Writing in the Penn State Journal of Law and International Affairs, Ronald Deibert, Director of Citizen Lab and Canada Centre for Global Security Studies said that threats to human rights and individual liberties come from a variety of states – from authoritarian regimes, to Latin American narco-states to liberal democracies in the West, as governments increasingly leverage the power of the Internet to monitor citizens’ behavior and impose limits on free expression.
Sophisticated, global cyber criminal operations are part of that – thriving and innovating even as law enforcement struggles to pursue criminal organizations across international boundaries. Even more concerning are the ways in which “the worlds of cyber crime are blurring into acts of espionage, sabotage and even warfare,” he said.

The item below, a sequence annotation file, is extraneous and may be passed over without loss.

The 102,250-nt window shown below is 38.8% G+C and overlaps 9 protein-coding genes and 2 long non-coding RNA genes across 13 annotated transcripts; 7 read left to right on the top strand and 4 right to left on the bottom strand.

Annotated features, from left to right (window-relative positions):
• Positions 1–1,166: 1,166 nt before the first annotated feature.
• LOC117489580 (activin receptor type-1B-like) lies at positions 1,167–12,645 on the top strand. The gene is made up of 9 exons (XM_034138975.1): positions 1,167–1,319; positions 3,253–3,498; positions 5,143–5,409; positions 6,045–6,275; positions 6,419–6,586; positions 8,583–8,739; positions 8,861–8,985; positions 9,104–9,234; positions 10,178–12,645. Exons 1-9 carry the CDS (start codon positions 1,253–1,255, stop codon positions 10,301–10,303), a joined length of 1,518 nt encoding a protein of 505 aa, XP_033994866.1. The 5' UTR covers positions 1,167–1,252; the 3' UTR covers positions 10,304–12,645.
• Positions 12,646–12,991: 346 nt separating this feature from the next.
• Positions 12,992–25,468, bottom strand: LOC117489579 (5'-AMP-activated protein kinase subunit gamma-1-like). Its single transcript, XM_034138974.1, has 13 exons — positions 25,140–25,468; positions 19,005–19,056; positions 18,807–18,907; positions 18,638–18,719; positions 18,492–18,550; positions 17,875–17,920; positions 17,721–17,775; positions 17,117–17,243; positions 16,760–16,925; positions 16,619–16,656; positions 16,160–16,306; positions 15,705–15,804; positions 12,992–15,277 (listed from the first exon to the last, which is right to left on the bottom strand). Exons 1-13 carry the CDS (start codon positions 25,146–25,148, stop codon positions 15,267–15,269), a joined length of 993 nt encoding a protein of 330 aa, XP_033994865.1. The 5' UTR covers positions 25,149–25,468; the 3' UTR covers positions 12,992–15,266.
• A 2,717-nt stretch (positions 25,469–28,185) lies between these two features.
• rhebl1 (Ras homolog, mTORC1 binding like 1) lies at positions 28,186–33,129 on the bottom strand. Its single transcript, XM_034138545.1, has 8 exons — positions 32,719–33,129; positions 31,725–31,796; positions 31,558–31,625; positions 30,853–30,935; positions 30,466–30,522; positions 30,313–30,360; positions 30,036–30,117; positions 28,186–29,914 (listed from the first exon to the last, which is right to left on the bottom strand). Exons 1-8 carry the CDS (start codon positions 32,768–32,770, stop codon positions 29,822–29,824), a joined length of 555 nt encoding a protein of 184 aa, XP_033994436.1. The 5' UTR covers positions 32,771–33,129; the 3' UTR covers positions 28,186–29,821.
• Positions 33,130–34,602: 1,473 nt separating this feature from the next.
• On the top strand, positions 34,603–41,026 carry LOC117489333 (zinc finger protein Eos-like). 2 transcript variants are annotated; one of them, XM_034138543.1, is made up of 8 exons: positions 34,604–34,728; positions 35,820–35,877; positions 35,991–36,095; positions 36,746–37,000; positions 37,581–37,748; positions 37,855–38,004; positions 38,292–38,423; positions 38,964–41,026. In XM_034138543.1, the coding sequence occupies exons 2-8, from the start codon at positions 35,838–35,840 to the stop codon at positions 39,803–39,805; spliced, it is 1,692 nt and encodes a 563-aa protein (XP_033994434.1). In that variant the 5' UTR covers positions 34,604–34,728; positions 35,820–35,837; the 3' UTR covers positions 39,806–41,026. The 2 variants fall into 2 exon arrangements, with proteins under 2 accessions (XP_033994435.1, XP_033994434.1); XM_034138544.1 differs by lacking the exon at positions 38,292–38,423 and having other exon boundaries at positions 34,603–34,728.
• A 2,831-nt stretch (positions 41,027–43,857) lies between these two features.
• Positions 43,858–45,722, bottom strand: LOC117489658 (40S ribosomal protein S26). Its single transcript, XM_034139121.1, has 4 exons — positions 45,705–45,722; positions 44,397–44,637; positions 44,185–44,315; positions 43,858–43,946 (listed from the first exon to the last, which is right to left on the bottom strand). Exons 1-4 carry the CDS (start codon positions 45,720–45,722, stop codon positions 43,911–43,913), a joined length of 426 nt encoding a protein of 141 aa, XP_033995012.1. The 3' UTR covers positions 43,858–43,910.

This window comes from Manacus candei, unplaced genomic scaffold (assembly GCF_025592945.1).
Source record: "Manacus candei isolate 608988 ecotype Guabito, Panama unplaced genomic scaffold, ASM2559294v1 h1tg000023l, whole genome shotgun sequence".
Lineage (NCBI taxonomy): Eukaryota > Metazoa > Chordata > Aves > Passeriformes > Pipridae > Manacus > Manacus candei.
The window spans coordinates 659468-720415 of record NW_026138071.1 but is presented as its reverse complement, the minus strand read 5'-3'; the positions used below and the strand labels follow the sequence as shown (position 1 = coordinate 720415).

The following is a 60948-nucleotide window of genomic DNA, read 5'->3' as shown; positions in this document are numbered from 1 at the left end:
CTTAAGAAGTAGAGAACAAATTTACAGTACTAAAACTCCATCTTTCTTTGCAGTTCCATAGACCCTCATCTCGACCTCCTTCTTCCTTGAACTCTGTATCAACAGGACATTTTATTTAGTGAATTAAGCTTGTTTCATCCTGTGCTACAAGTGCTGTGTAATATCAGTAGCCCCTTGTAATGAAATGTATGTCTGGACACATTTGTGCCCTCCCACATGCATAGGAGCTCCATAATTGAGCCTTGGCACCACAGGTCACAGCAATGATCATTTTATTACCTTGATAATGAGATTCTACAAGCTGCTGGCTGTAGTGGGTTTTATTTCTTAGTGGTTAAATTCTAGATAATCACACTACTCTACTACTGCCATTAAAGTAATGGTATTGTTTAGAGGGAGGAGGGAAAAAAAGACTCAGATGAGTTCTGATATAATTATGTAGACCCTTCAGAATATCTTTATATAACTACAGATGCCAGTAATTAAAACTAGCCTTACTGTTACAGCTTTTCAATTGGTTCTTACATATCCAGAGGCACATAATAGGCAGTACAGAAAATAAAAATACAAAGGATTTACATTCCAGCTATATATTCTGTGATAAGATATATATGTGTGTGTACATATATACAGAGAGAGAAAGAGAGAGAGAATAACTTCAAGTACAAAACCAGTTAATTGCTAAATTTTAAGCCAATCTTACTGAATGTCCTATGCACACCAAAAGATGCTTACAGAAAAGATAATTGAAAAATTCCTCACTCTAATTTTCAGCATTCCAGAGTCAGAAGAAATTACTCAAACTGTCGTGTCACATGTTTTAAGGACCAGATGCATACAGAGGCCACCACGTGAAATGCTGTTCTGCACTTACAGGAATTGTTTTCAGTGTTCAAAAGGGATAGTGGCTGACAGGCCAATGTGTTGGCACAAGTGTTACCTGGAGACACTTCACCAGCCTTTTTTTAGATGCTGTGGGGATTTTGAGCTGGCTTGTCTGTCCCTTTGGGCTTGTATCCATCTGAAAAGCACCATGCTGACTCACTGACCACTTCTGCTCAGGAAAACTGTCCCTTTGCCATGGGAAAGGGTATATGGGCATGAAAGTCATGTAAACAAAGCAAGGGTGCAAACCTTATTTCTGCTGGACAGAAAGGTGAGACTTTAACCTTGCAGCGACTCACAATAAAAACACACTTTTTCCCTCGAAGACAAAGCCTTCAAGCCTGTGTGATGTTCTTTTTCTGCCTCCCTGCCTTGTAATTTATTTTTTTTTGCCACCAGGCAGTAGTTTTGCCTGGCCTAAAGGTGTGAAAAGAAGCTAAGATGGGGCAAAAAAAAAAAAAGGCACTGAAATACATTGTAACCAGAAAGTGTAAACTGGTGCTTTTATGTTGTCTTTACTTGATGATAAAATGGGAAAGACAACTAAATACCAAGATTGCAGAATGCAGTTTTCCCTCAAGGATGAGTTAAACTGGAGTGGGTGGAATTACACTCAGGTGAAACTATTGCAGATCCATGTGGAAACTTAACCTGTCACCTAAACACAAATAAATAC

And, while conventional wisdom has long assumed authoritarian regimes would wither in the face of the unfettered access to information provided by the Internet, Deibert said that, in some cases, just the opposite is true. Regimes, including those in China, Syria, Vietnam and Iran “have successfully employed second and third generation control techniques to penetrate and immobilize opposition, cultivating a climate of fear and self-censorship,” he said."
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